Oil spill opens C-130 export sale to China



Photo courtesy US Air Force



China may be the next export customer for the Lockheed Martin C-130.

Really.

The White House on Friday posted this letter from President Barack Obama to Rep Nancy Pelosi, speaker of the House of Representatives:


“I hereby report to the Congress that it is in the national interest of the United States to terminate the suspensions under section 902(a)(3) of the Act with respect to the issuance of temporary munitions export licenses for exports to the People’s Republic of China insofar as such restrictions pertain to the C-130 cargo aircraft to be used in oil spill response operations at sea.”



This is quite an interesting development. There does seem to be a legitimate pretext. C-130s helped spray oil dispersal in the Gulf of Mexico after the Deepwater Horizon oil spill in April. China also has been dealing with a much smaller oil spill in the Yellow Sea since July. Meanwhile, the Congressional notification comes a few days before US Secretary of Defense Robert Gates meets his Chinese counterpart in Hanoi.

But it’s still surprising to see the US lift a strict embargo on arms sales to China for a C-130. Why? China already owns a fleet of C-130-like Shaanxi Y-8s, a copy of the Antonov An-12. Moreover, China is already building a C-130 look-alike called the Y-9. China also has a long history of re-engineering military and commercial aircraft.

Monday is a bank holiday for the US government, but I hope to start getting answers this week.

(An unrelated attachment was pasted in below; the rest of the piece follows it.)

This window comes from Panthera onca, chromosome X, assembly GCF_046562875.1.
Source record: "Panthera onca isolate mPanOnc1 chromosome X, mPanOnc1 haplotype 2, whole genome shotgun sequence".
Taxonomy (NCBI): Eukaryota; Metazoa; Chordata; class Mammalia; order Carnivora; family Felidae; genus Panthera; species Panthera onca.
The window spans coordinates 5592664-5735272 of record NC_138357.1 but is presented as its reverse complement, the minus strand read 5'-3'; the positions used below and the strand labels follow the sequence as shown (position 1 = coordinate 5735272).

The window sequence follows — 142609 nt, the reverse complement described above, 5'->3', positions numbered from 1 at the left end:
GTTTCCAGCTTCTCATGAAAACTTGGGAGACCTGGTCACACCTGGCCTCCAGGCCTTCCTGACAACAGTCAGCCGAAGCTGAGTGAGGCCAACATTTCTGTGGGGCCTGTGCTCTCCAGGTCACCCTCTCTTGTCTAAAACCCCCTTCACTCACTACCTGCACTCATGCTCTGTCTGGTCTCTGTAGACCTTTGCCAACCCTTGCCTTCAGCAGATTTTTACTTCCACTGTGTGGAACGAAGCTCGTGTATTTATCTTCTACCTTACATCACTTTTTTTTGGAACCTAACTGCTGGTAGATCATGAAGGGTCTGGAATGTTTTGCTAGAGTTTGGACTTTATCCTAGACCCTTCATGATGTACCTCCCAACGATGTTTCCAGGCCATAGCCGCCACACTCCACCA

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7 Responses to Oil spill opens C-130 export sale to China

  1. Herkeng130 11 October, 2010 at 3:34 pm #

    If they could get their Y-9 going there wouldn’t be much need for our Herks or Jerks. I personally do not think we should be selling anything military to the Chinese but it wouldn’t be hard for them to just find one and reverse engineer it.

  2. jetcal1 11 October, 2010 at 5:41 pm #

    The approval might be there from the State Department. But would LMCO really sell?

  3. HerkEng130 12 October, 2010 at 4:12 am #

    Why not? It’ll be a quick buck for LockMart in these less than friendly gov. vs. defense industry times. The C-130 is far from secret, it’s not like by selling these that they are trading F-22A knowledge.

  4. John666 12 October, 2010 at 6:04 am #

    I wonder how long it will take them to disassemble it? Then how long it will take them to reassemble it so they can deny disassembling it? Not to be rude but it does resemble how they buy and disassemble Russian aircraft

  5. jetcal1 12 October, 2010 at 2:03 pm #

    Herk,
    Who knows maybe LMCO will move the line to China like Cessna did with the C162!

  6. Phaid 12 October, 2010 at 2:52 pm #

    China imported three Lockheed L-100s (civilian version of C-130) in 1987 and used them until 2001 when they were retired. If they wanted to take apart and clone a C-130, they could already do it.

  7. norco shootout 18 November, 2010 at 7:47 pm #

    “My own bet,” said Sanford Levinson, a law professor at the University of Texas, “is that Heller will more likely than not turn out to be of no significance to anyone but constitutional theorists.”

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